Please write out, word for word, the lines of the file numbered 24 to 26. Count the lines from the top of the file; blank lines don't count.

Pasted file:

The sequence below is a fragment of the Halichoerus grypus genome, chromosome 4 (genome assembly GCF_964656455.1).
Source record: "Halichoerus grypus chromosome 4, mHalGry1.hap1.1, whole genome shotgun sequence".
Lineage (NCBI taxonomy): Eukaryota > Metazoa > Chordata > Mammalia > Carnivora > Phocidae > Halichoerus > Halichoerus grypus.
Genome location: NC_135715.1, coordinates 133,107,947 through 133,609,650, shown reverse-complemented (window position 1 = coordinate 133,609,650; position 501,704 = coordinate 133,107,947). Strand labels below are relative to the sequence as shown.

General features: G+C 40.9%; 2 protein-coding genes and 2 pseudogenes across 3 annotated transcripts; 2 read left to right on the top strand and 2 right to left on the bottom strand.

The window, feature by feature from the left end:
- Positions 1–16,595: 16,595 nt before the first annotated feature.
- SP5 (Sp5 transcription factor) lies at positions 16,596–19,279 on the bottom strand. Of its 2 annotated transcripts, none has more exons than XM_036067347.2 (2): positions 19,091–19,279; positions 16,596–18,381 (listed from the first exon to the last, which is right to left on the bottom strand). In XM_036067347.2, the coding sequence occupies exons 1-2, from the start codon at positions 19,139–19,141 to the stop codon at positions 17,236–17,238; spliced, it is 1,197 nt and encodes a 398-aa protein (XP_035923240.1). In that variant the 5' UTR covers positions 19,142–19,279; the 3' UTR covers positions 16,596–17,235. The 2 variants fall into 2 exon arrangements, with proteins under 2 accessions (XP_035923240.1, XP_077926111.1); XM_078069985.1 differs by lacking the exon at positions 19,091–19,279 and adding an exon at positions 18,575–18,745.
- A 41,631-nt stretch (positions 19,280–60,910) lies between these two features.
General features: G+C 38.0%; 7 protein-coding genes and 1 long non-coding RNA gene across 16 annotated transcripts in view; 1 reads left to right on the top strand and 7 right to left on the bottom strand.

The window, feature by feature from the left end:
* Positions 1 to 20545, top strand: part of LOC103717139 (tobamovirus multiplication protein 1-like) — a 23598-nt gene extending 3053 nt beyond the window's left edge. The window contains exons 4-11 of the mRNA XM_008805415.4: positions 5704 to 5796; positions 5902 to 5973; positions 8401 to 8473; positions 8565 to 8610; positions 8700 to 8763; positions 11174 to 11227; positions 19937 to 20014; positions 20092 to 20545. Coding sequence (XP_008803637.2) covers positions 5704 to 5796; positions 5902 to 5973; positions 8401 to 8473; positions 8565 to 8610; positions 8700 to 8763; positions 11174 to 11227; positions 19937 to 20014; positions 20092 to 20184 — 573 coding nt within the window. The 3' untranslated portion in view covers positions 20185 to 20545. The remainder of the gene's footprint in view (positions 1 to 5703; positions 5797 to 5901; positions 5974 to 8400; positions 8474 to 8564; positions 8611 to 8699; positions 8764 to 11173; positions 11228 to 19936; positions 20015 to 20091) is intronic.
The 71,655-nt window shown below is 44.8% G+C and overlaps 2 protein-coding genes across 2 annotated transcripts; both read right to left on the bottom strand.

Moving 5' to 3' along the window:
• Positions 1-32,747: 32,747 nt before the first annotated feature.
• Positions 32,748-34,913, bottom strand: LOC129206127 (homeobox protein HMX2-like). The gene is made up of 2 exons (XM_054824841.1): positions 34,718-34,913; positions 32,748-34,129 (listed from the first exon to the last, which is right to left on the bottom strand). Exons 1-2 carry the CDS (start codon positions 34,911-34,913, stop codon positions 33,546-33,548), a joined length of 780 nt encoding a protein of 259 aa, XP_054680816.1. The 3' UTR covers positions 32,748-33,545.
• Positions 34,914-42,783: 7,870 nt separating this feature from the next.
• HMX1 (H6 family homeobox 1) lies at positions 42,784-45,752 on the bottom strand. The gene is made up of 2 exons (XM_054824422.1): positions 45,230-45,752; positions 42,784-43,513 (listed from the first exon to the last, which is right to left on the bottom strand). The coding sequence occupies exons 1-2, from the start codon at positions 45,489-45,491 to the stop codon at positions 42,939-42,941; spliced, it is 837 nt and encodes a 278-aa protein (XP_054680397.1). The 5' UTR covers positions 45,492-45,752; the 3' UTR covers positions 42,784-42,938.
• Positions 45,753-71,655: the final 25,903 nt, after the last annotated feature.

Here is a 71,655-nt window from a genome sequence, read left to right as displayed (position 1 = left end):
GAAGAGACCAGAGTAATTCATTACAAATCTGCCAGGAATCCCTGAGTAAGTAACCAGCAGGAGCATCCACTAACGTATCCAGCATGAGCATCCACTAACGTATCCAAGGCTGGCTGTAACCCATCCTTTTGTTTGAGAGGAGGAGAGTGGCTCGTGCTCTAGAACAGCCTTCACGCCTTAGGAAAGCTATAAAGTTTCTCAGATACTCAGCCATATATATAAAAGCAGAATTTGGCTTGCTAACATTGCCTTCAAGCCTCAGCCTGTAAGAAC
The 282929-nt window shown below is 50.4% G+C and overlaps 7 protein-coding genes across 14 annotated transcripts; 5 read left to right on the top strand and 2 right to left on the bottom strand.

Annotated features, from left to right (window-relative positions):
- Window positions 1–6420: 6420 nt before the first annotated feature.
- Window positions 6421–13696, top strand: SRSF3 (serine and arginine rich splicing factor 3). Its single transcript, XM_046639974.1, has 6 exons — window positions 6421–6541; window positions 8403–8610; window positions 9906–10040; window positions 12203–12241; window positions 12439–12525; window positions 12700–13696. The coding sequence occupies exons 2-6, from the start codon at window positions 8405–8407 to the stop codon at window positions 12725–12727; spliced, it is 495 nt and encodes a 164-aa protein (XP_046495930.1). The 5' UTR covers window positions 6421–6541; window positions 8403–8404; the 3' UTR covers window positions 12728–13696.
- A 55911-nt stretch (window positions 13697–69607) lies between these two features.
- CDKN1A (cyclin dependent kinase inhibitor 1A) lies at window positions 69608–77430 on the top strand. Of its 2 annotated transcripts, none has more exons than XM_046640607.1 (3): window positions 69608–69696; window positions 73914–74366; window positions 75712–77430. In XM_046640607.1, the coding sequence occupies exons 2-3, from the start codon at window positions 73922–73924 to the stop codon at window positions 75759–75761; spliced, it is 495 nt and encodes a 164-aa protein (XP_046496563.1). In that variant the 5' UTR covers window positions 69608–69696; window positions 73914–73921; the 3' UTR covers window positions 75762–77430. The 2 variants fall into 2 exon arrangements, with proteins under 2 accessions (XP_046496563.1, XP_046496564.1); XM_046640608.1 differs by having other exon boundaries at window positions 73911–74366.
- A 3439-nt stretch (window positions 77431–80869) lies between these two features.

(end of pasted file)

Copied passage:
- Window positions 1–6420: 6420 nt before the first annotated feature.
- Window positions 6421–13696, top strand: SRSF3 (serine and arginine rich splicing factor 3). Its single transcript, XM_046639974.1, has 6 exons — window positions 6421–6541; window positions 8403–8610; window positions 9906–10040; window positions 12203–12241; window positions 12439–12525; window positions 12700–13696. The coding sequence occupies exons 2-6, from the start codon at window positions 8405–8407 to the stop codon at window positions 12725–12727; spliced, it is 495 nt and encodes a 164-aa protein (XP_046495930.1). The 5' UTR covers window positions 6421–6541; window positions 8403–8404; the 3' UTR covers window positions 12728–13696.
- A 55911-nt stretch (window positions 13697–69607) lies between these two features.